Lanphere, Marvin A.; Dalrymple, G. Brent; Clague, David (1980): Rb-Sr systematics of basalts from the Hawaiian-Emperor volcanic chain. Texas A & M University, Ocean Drilling Program, College Station, TX, United States, In: Shambach, James (editor), Jackson, Everett Dale, Koizumi, Itaru, Avdeiko, Gennady, Butt, Arif, Clague, David, Dalrymple, G. Brent, Greene, H. Gary, Karpoff, Anne Marie, Kirkpatrick, R. James, Kono, Masaru, Hsin Yi Ling, McKenzie, Judith, Morgan, Jason, Takayama, Toshiaki, Initial reports of the Deep Sea Drilling Project covering Leg 55 of the cruises of the drilling vessel Glomar Challenger, Honolulu, Hawaii to Yokohama, Japan; July-September 1977, 55, 695-706, georefid:1981-027025

Rubidium and strontium concentrations and strontium isotopic compositions have been determined for 70 samples of basalt from 22 volcanoes in the Hawaiian Islands-Emperor Seamount volcanic chain. The mean 87Sr/86Sr ratios for basalts of the tholeiitic suite range from 0.70316 to 0.70411 and have a mean value and standard deviation of 0.70369 + or - 0.00028. Basalts of the alkalic suite show a range from 0.70290 to 0.70394 and have a mean value and standard deviation of 0.70344 + or - 0.00026. In addition to the difference between these two suites, the variations in Sr isotopic composition within each suite indicate real differences in the Rb/Sr and 87Sr/86Sr ratios of the source regions from which individual flows were derived. The isotopic composition of Sr in tholeiitic basalts erupted during the past 43 m.y., from Kilauea Volcano on Hawaii to the Hawaiian-Emperor bend, is relatively uniform; but 87Sr/86Sr ratios decrease systematically from the Hawaiian-Emperor bend to 65-m.y.-old Suiko Seamount. This pattern may be related to the difference in age between the underlying crust and the volcano. There is essentially no correlation between 87Sr/86Sr and Rb/Sr for basalts of the Hawaiian-Emperor chain. These data do not support the concept of a mantle isochron indicating a time when the source region for the basalts was established. The source regions for basalts of the Hawaiian-Emperor chain probably lie within the lithospheric plate; the Hawaiian hot spot or melting anomaly is probably an energy source that produced melting in the overlying plate. Variations in Sr isotopic composition within individual volcanoes and between volcanoes indicate that the source regions for basalt are quite heterogeneous in detail.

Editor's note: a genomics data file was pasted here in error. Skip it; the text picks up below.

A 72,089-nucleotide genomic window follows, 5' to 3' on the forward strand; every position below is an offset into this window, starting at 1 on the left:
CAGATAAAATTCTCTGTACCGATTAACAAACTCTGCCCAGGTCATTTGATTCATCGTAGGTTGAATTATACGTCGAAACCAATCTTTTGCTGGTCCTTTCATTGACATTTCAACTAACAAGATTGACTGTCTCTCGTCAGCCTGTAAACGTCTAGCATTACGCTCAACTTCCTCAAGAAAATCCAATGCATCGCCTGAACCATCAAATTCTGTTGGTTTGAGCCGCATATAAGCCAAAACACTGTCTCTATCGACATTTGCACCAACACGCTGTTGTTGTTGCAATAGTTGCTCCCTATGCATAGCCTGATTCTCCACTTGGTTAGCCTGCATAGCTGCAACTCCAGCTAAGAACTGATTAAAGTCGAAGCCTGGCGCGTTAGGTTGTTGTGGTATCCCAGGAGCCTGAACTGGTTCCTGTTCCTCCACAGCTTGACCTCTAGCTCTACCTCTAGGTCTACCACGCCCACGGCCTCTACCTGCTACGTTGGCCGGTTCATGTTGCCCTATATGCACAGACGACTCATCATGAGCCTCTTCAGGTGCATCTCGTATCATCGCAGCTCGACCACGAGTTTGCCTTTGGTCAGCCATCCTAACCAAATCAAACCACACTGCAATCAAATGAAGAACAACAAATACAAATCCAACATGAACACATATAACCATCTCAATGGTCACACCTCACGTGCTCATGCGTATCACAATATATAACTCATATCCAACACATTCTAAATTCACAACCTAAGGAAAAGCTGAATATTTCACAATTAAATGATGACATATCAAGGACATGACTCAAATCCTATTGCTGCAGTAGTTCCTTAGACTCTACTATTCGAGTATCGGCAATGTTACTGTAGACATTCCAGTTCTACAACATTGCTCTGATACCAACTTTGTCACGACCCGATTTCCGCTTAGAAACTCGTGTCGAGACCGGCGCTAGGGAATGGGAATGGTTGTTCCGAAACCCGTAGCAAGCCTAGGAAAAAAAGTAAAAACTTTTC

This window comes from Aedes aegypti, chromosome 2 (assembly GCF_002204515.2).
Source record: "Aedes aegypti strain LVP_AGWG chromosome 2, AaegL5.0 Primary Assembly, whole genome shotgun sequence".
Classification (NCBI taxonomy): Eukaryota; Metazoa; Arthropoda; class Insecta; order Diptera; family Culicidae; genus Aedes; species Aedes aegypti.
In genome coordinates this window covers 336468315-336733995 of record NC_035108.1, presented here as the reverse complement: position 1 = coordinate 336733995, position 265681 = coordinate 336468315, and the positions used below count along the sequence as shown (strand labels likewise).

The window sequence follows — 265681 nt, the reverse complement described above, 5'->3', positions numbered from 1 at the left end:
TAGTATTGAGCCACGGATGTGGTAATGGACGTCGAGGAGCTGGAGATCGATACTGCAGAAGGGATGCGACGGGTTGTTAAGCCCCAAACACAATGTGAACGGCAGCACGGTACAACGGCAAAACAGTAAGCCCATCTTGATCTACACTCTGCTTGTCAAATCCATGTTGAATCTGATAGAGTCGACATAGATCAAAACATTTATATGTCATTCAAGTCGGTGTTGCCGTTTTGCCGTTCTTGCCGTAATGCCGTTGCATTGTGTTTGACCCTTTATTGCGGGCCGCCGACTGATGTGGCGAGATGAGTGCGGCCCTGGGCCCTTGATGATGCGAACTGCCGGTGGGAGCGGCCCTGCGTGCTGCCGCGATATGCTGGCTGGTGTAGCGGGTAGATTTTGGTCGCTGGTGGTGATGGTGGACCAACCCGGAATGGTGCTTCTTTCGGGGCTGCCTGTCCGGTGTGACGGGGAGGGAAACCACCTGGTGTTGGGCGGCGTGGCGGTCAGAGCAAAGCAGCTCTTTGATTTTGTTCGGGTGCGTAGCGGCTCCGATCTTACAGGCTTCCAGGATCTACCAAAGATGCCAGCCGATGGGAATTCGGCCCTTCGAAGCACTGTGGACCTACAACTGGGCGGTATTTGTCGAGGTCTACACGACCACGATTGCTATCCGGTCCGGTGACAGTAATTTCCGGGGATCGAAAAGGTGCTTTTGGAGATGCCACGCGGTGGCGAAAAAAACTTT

West: 160.0000 East: 175.0000 North: 50.0000 South: 35.0000
Expedition: 55
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